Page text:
Plutella xylostella (diamondback moth) and its parasitoid Diadegma semiclausum show different gustatory and longevity responses to a range of nectar and honeydew sugars

K. Winkler, F.L. Wäckers, A. Stingli, J.C. Van Lenteren

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    Parasitoids as well as many of their herbivorous hosts, depend on carbohydrate-rich food during the adult stage. Different types of nectar and honeydew vary with regard to their sugar composition. In order to successfully exploit a food source, the insect must show a positive gustatory response to its component sugars and be able to digest and metabolise them. Here we tested the herbivore Plutella xylostella L. (Lepidoptera: Plutellidae) and its parasitoid Diadegma semiclausum (Hellén) (Ichneumonidae: Campopleginae) with respect to their feeding response and longevity when provided with one of nine sugars (fructose, glucose, lactose, maltose, melibiose, melezitose, raffinose, sucrose, or trehalose). Both species responded to and showed a prolonged life span on a broad range of sugars. The impact of food supply on life span was about sixfold higher for the parasitoid than for the herbivore. In general, there was a good fit between gustatory response and achieved longevity, with some outliers. Both species showed only weak responses to melibiose, which significantly prolonged life span. The parasitoid showed a gustatory response to melezitose, which did not prolong its life span. The parasitoid and its herbivorous host responded differently to trehalose. These differences in gustatory response and longevity show the potential for application of selective sugar sources in conservation biological control. At the same time it also reveals a risk that the indiscriminate application of sugar sources may stimulate herbivory. [KEYWORDS: herbivore ; selectivity ; food supply ; conservation biological control ; Lepidoptera ; Plutellidae ; Ichneumonidae ;Campopleginae]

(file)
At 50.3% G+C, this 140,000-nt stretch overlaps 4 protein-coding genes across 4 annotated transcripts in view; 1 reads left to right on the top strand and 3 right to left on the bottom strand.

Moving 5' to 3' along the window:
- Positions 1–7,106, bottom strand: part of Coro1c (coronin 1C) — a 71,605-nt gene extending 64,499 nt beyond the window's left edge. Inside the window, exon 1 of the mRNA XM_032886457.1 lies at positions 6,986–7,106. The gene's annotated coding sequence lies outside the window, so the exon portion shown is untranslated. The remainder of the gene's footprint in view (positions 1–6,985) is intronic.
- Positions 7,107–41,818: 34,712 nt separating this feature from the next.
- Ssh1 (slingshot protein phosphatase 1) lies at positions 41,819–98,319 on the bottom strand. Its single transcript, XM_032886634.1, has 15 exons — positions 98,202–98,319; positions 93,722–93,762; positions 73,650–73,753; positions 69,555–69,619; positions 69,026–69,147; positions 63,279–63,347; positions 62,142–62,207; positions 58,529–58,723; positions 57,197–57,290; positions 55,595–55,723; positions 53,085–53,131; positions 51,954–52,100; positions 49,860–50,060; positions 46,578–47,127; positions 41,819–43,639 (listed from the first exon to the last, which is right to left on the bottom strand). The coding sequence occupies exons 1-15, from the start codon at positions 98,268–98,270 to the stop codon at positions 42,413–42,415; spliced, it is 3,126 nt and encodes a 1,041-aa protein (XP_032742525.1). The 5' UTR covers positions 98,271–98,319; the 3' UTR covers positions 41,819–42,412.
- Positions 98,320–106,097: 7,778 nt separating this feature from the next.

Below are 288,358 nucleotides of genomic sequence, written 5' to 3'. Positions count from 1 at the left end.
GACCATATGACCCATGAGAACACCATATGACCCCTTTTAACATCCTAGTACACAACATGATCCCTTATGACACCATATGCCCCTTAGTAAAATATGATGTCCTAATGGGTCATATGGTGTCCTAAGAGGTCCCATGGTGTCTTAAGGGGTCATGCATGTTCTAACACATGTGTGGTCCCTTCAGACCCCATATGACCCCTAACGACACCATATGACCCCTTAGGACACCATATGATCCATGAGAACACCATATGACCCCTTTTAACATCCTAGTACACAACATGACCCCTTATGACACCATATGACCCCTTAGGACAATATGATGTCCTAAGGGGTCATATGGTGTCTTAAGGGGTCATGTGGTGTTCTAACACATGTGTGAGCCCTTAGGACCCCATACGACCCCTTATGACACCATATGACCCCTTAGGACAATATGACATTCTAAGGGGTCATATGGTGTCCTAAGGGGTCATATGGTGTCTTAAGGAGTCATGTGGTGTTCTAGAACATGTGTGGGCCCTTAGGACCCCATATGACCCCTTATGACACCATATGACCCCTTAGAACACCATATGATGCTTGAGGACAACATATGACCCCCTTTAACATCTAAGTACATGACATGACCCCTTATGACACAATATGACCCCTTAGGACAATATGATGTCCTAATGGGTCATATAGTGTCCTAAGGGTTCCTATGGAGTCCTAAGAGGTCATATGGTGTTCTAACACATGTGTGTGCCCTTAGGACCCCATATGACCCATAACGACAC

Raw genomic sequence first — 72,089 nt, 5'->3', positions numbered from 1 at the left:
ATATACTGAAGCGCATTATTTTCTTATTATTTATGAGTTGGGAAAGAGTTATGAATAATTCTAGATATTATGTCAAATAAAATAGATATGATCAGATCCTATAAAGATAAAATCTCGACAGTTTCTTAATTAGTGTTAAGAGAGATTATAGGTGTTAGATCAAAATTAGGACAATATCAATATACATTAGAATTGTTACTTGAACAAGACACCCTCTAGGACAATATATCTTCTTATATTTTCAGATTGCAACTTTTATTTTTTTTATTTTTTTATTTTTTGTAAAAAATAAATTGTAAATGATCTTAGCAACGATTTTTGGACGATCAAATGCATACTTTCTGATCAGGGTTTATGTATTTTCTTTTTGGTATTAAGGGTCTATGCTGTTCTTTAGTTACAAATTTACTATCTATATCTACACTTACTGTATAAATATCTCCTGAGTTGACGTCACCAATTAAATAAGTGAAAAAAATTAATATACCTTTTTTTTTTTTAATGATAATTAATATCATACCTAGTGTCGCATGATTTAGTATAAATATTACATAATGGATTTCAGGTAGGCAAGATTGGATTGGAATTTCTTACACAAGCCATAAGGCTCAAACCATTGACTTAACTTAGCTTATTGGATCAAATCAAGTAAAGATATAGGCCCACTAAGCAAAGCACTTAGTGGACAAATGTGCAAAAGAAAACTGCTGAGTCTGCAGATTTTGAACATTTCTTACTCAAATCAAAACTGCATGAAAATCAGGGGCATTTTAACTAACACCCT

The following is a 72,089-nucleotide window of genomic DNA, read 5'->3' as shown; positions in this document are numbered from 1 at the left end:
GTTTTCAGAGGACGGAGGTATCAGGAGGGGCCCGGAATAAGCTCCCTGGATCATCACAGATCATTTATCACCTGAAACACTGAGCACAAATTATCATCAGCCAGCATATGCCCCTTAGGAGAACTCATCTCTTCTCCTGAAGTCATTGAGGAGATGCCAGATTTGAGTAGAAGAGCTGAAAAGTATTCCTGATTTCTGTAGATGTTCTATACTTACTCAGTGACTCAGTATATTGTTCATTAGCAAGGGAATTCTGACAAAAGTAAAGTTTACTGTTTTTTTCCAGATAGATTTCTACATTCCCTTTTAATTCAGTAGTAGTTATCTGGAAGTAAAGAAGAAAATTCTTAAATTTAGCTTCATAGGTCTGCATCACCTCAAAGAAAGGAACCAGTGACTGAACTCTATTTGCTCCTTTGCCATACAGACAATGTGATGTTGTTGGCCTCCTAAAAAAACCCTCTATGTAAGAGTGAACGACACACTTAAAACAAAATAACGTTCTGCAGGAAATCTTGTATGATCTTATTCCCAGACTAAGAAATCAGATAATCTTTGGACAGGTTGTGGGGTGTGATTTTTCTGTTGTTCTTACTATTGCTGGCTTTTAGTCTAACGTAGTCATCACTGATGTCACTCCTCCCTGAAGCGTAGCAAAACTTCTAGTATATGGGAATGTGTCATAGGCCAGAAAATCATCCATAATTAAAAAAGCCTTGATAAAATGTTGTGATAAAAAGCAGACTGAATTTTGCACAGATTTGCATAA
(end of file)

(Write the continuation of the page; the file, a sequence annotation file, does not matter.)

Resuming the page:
Originele taal-2Engels
    Pagina's (van-tot)187-192
    TijdschriftEntomologia Experimentalis et Applicata
    Volume115
    Nummer van het tijdschrift1
    DOI's
    StatusGepubliceerd - 2005

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